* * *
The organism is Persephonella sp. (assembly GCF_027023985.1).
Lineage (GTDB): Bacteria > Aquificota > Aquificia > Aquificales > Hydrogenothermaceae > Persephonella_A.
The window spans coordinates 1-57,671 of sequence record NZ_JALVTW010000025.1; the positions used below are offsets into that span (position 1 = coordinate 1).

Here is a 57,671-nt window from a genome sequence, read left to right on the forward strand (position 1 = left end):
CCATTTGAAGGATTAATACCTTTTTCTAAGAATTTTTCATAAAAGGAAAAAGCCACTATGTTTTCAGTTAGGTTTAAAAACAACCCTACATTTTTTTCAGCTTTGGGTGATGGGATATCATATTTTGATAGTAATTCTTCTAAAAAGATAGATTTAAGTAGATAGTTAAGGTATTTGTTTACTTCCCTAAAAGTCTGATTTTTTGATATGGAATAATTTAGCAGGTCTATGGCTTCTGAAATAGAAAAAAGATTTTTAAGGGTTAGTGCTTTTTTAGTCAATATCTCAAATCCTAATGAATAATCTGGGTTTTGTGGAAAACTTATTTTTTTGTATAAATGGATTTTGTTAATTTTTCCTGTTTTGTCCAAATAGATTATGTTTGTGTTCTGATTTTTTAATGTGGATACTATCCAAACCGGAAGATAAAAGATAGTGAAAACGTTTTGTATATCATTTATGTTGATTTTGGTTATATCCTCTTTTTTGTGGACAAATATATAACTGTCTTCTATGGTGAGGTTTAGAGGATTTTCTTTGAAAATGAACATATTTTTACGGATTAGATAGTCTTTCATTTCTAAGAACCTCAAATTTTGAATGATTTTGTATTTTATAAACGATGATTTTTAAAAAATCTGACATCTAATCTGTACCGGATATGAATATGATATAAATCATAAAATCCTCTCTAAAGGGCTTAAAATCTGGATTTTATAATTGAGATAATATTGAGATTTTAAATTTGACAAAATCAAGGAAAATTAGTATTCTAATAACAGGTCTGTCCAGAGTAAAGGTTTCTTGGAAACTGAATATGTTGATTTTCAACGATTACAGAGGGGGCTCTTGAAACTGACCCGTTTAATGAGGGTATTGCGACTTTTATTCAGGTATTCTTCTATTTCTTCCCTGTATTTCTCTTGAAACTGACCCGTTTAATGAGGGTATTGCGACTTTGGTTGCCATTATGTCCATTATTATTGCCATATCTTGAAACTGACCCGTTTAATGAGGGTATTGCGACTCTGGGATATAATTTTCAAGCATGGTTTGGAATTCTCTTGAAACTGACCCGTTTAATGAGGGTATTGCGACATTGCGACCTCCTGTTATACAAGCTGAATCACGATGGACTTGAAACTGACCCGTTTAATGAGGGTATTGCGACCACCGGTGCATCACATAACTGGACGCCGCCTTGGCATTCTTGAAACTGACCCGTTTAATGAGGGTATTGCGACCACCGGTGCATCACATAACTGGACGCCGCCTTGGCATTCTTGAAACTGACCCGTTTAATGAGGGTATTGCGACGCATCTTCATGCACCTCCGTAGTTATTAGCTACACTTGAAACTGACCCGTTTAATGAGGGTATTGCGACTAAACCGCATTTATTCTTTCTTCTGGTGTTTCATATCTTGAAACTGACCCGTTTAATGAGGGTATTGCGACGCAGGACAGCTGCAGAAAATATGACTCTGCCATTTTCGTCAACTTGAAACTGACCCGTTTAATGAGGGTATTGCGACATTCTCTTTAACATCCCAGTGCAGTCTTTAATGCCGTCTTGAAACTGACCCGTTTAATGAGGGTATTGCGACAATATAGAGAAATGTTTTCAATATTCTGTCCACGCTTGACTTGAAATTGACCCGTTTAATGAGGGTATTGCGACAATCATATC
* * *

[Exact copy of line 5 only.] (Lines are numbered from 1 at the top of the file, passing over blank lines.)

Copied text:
CCATTTGAAGGATTAATACCTTTTTCTAAGAATTTTTCATAAAAGGAAAAAGCCACTATGTTTTCAGTTAGGTTTAAAAACAACCCTACATTTTTTTCAGCTTTGGGTGATGGGATATCATATTTTGATAGTAATTCTTCTAAAAAGATAGATTTAAGTAGATAGTTAAGGTATTTGTTTACTTCCCTAAAAGTCTGATTTTTTGATATGGAATAATTTAGCAGGTCTATGGCTTCTGAAATAGAAAAAAGATTTTTAAGGGTTAGTGCTTTTTTAGTCAATATCTCAAATCCTAATGAATAATCTGGGTTTTGTGGAAAACTTATTTTTTTGTATAAATGGATTTTGTTAATTTTTCCTGTTTTGTCCAAATAGATTATGTTTGTGTTCTGATTTTTTAATGTGGATACTATCCAAACCGGAAGATAAAAGATAGTGAAAACGTTTTGTATATCATTTATGTTGATTTTGGTTATATCCTCTTTTTTGTGGACAAATATATAACTGTCTTCTATGGTGAGGTTTAGAGGATTTTCTTTGAAAATGAACATATTTTTACGGATTAGATAGTCTTTCATTTCTAAGAACCTCAAATTTTGAATGATTTTGTATTTTATAAACGATGATTTTTAAAAAATCTGACATCTAATCTGTACCGGATATGAATATGATATAAATCATAAAATCCTCTCTAAAGGGCTTAAAATCTGGATTTTATAATTGAGATAATATTGAGATTTTAAATTTGACAAAATCAAGGAAAATTAGTATTCTAATAACAGGTCTGTCCAGAGTAAAGGTTTCTTGGAAACTGAATATGTTGATTTTCAACGATTACAGAGGGGGCTCTTGAAACTGACCCGTTTAATGAGGGTATTGCGACTTTTATTCAGGTATTCTTCTATTTCTTCCCTGTATTTCTCTTGAAACTGACCCGTTTAATGAGGGTATTGCGACTTTGGTTGCCATTATGTCCATTATTATTGCCATATCTTGAAACTGACCCGTTTAATGAGGGTATTGCGACTCTGGGATATAATTTTCAAGCATGGTTTGGAATTCTCTTGAAACTGACCCGTTTAATGAGGGTATTGCGACATTGCGACCTCCTGTTATACAAGCTGAATCACGATGGACTTGAAACTGACCCGTTTAATGAGGGTATTGCGACCACCGGTGCATCACATAACTGGACGCCGCCTTGGCATTCTTGAAACTGACCCGTTTAATGAGGGTATTGCGACCACCGGTGCATCACATAACTGGACGCCGCCTTGGCATTCTTGAAACTGACCCGTTTAATGAGGGTATTGCGACGCATCTTCATGCACCTCCGTAGTTATTAGCTACACTTGAAACTGACCCGTTTAATGAGGGTATTGCGACTAAACCGCATTTATTCTTTCTTCTGGTGTTTCATATCTTGAAACTGACCCGTTTAATGAGGGTATTGCGACGCAGGACAGCTGCAGAAAATATGACTCTGCCATTTTCGTCAACTTGAAACTGACCCGTTTAATGAGGGTATTGCGACATTCTCTTTAACATCCCAGTGCAGTCTTTAATGCCGTCTTGAAACTGACCCGTTTAATGAGGGTATTGCGACAATATAGAGAAATGTTTTCAATATTCTGTCCACGCTTGACTTGAAATTGACCCGTTTAATGAGGGTATTGCGACAATCATATC